attack, the disease can be hazardous to your long-term health. The uric acid
crystals may eventually be deposited in soft tissue, cartilage, joints,
tendons, or elsewhere, forming painful lumps, and the crystals can also damage
The good news is that gout can often be completely controlled with
proper treatment, which usually includes the use of non-steroidal
anti-inflammatory drugs (NSAIDs) for pain and inflammation, abstinence from
alcohol, dietary restrictions (avoiding foods such as organ meats), and
possibly -medications to reduce the amount of uric acid production or increase
its excretion in the urine.
It is very important to treat gout and prevent gouty attacks
because recurrent attacks can lead to joint destruction, deformities, and
arthritis in the affected joint. Gout is a common secondary risk factor for
osteoarthritis. Treating the gout, and preventing uric acid crystals from
getting into the joint are the most important ways to prevent secondary
The name makes it sound as if it's a fake, but the pain and other
symptoms of pseudogout are real. Often striking the knee joint, then the wrists
and ankles, pseudogout attacks suddenly, causing pain and swelling in the joint
and possibly destroying cartilage. An attack may go on for days or even weeks,
with the acute phase lasting 12 to 36 hours. Sometimes the pain may flare up in
several joints at a time, though when that happens pseudogout is usually less
severe and more chronic. Sometimes the pain increases after activity; sometimes
it doesn't. These symptoms often disappear without treatment.
Also known as calcium pyrophosphate crystal deposition disease,
pseudogout is a form of inflammatory arthritis. As is the case with gout, the
pain is caused by crystals deposited in the joint spaces, but in pseudogout the
crystals are formed from calcium pyrophosphate rather than uric acid. The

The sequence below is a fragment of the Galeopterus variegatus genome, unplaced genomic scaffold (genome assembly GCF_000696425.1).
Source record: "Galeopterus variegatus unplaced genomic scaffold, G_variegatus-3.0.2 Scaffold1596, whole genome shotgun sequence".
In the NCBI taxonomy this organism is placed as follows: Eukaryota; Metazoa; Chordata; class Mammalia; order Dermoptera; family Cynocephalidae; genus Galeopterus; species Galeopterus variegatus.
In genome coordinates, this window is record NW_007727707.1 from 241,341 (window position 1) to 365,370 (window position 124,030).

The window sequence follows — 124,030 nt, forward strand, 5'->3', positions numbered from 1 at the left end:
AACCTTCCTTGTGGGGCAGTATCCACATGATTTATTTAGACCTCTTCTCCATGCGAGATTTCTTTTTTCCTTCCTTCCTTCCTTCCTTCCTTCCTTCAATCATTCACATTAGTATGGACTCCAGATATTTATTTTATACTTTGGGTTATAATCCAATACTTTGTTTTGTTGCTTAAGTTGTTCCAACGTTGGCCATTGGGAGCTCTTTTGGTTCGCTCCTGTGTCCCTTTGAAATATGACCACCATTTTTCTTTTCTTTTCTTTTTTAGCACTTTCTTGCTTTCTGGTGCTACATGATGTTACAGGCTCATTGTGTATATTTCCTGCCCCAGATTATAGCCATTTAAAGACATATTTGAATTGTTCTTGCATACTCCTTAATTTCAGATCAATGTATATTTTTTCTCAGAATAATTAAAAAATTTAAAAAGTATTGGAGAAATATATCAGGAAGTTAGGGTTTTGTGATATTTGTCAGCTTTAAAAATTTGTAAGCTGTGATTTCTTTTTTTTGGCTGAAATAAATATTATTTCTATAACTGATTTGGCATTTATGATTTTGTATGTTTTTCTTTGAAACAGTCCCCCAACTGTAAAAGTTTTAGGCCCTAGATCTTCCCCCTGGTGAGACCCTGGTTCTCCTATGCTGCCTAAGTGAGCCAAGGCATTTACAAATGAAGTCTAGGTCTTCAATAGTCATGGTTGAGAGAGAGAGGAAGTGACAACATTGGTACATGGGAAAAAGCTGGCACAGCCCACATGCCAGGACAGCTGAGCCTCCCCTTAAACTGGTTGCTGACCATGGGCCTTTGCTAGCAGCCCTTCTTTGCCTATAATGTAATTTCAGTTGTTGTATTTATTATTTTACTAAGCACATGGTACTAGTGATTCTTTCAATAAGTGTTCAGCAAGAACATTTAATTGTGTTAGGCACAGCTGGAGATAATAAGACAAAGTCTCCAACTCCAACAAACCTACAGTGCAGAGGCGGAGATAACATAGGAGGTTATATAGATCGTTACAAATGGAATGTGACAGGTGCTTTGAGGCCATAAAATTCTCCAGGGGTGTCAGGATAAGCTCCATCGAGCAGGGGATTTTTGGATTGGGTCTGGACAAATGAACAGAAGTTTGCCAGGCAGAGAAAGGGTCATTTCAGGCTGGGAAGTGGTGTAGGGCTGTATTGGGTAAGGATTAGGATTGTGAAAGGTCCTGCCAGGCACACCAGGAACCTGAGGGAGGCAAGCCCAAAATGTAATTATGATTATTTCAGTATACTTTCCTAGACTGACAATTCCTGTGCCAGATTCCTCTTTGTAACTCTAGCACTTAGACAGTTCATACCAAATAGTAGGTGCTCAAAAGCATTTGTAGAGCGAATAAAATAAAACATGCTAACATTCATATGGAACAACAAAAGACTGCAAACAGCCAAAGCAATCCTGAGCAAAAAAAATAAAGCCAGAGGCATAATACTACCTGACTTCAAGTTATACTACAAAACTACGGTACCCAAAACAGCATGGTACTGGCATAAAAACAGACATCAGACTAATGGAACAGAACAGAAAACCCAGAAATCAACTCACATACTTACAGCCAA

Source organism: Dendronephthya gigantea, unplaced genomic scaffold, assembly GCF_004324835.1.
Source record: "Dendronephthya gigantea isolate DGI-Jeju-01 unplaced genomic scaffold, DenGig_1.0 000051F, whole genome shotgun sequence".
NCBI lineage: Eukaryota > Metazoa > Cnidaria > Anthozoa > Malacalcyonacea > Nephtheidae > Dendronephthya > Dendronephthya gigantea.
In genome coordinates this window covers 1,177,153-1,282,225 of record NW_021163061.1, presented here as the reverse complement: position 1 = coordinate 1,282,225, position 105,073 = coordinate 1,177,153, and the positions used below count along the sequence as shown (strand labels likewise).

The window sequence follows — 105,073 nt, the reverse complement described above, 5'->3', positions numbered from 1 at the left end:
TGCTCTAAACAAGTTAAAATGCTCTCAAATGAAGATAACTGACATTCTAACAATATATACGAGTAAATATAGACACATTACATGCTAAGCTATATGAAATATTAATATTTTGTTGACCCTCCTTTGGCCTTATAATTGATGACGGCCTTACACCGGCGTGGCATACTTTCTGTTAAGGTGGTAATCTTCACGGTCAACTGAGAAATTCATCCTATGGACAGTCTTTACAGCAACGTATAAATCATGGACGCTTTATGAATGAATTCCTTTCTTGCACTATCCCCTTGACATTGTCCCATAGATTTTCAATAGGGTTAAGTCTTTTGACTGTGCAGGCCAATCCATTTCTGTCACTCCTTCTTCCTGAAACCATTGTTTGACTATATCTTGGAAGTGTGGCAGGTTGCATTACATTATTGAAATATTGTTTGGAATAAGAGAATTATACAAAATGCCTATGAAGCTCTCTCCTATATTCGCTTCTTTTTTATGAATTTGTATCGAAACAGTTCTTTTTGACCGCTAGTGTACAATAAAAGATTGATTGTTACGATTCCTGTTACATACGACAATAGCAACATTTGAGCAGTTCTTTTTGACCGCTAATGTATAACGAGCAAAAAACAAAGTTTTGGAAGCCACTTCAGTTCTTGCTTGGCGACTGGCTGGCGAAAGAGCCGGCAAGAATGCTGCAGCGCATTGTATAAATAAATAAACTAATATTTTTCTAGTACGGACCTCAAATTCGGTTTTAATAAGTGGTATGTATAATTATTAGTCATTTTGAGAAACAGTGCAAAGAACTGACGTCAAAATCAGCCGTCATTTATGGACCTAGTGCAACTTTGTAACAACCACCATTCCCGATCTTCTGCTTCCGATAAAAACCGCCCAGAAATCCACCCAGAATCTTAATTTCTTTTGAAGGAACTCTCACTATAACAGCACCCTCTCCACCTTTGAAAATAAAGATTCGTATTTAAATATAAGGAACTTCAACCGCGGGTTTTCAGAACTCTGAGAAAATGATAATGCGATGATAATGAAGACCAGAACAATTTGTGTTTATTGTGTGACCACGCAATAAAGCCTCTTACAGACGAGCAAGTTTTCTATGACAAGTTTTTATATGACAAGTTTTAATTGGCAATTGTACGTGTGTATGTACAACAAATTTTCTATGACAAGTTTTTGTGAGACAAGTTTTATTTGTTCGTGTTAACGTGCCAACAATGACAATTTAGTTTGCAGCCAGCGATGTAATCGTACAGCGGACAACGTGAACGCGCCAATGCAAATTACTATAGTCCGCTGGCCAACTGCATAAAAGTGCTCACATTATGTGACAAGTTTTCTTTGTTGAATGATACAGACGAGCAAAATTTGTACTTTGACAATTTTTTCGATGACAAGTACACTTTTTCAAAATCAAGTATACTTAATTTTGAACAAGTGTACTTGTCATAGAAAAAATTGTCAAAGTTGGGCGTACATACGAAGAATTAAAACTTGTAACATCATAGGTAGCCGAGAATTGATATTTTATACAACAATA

calcium crystals can also be deposited into the cartilage, causing a condition
called chondrocalcinosis (Latin for "calcium in the cartilage").
Pseudogout is uncommon before the age of 65 and it seems to affect
men and women equally. The disease can be brought on by surgery, trauma, or
stress (because stress causes excessive parathyroid hormone production, which
affects the calcium balance in your body). Unlike gout, it's not caused or
affected by diet. Even though the crystals contain calcium, drinking milk or
eating high calcium foods doesn't seem to make a difference.
Treatment includes joint aspiration to remove the fluid containing
the crystals and NSAIDs to manage pain and inflammation. Exercise helps to
build muscle strength and restore full motion of the joints after an acute
attack. In rare instances, surgery may be used to replace a joint that has been
badly damaged, is extremely painful, or is unstable.
Perhaps the most dramatic responses to glucosamine, chondroitin and
ASU I have ever seen occurred in people suffering from pseudogout. Some cases
were patients who had little response to NSAIDs or even cortisone injections and
who were contemplating radical surgeries to scrape down the cartilage and
calcium deposits. After a few weeks on the supplements, their recovery was
dramatic. Some were completely cured of their pain and swelling, even years
later, and even after they took up running again.
Glucosamine has an "antireactive" effect that helps keep
the calcium crystals from irritating the cartilage. This is why I believe that
the research on the supplements, which generally just includes people with
primary osteoarthritis, underestimates the real-world value of treating people
with joint pain from other types of arthritis.
Continuing reading Dr. Theo on arthritis...